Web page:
Meet Amber Salzman, the Female CEO to Helm Bay Area's Adverum Biotechnologies

Meet Amber Salzman, the Female CEO to Helm Bay Area's Adverum Biotechnologies October 14, 2016
By Alex Keown, Breaking News Staff

MENLO PARK, Calif. – Shortly after taking over the helm of new gene therapy company Adverum Biotechnologies, newly-dubbed Chief Executive Officer Amber Salzman has delayed enrollment of patients in the Phase 1/2 clinical trial for ADVM-043 until the fourth quarter of 2017.

When Adverum launched earlier this year, following a merger plan after Avalanche Biotechnologies acquired the French company Annapurna, the plan had been to begin its first dosing trials by the end of 2016. In a statement, the company said it “decided to upgrade the ADVM-043 manufacturing process by implementing its proprietary baculovirus-based production system and plans to transfer the third-party contract manufacturing for ADVM-043 to a large-scale contract manufacturer.” The company said the upgrade is intended to increase the production scale of the gene therapy aimed at treating Alpha-1 Antitrypsin (A1AT) Deficiency, a genetic disorder that can lead to serious respiratory and liver disease. By increasing the production scale, Adverum said that will allow the company to comply with industry standards so “that the same production process is used from clinical trials through commercial stage.”

In a statement, Salzman said the company plans to meet with the U.S. Food and Drug Administration (FDA) in early 2017 to review the modified plans and prepare for the dosing trial to being at the end of 2017.

“We are committed to advancing this novel gene therapy for patients with A1AT deficiency, and are planning to be ready to deliver this potential product through a robust commercial-ready manufacturing process,” Salzman said in a statement.

That shift in strategy seems to have made investors happy, as pre-market shares of Adverum are up more than 8 percent, hitting $3.99, up from Thursday’s closing price of $3.67 per share.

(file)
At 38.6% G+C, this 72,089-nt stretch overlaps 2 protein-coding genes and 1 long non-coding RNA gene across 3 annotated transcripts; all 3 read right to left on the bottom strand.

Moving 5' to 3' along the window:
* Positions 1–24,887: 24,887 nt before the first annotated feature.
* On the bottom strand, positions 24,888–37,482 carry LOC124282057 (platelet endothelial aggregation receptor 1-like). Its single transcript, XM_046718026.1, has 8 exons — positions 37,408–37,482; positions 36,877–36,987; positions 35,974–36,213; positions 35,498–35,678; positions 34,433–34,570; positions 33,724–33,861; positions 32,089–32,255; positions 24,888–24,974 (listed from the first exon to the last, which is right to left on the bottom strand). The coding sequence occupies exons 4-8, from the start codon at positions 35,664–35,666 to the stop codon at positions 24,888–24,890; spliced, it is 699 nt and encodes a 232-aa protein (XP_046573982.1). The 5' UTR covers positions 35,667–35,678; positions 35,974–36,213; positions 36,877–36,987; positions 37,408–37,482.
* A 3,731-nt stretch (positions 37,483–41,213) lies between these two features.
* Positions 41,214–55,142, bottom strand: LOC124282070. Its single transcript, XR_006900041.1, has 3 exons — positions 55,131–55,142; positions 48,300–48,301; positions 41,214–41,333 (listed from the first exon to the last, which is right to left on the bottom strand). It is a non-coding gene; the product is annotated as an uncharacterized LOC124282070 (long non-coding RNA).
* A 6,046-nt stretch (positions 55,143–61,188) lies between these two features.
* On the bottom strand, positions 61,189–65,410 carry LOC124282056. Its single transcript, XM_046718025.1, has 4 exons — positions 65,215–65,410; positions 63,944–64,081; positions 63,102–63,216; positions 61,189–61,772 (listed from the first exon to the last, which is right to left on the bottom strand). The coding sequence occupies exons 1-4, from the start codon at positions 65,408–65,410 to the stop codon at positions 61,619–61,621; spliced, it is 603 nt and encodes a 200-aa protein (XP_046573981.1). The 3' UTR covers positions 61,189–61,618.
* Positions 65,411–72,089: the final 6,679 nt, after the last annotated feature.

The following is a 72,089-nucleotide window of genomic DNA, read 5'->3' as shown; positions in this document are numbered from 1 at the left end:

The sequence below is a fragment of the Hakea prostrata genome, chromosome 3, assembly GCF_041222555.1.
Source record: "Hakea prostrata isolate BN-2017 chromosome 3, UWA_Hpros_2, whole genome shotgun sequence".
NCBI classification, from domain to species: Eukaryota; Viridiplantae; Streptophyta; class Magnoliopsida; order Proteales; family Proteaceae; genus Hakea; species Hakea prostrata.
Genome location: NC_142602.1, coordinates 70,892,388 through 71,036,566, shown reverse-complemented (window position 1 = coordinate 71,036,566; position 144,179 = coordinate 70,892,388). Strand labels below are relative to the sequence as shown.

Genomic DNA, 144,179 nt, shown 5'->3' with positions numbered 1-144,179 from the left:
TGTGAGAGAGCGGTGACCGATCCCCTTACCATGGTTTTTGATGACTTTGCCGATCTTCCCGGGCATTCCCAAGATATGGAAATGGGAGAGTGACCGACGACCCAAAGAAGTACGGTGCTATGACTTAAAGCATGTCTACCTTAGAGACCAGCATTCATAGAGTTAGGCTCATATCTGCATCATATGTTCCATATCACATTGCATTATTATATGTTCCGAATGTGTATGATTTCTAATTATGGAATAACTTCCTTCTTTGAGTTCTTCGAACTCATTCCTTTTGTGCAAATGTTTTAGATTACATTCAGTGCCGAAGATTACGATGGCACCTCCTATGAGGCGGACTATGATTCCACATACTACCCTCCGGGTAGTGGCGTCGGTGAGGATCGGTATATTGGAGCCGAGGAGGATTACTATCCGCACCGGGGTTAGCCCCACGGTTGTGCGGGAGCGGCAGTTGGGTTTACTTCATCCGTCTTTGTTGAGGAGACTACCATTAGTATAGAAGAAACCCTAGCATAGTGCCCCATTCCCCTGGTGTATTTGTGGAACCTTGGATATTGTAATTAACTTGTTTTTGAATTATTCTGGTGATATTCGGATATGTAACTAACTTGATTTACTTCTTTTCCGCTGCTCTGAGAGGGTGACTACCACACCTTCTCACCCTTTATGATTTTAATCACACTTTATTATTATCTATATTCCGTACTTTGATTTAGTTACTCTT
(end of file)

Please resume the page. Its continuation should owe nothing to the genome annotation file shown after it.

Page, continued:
Salzman’s CEO spot was announced this morning after serving as chief operating officer of the company following the merger. She served as co-founder, president and chief executive officer of Annapurna Therapeutics prior to the merger, according to her bio on the company website. Before founding Annapurna, Salzman held various roles at various pharmaceutical companies, particularly those with a focus on rare diseases. She also helmed Cardiokine Inc. before that company was acquired by Cornerstone Therapeutics. She also served as a member of GlaxoSmithKline ’s R&D executive team where she “planned and managed drug-development projects and clinical trials comprising more than 30,000 patients worldwide,” according to her bio.

Former CEO Paul B. Cleveland was named executive chairman of the company’s board of directors. He said after 10 months helming the newly formed company it was time to turn over the reins of the company.

Avalanche, the parent company of Adverum, ran into problems last year when analysts began to question its wet AMD drug, AVA-101. Analysts questioned if there was truly any statistical difference between the drug and placebo. Those questions sent share prices of Avalanche down the mountain and Cleveland stepped in to right the company through the questions and the renaming into Adverum.

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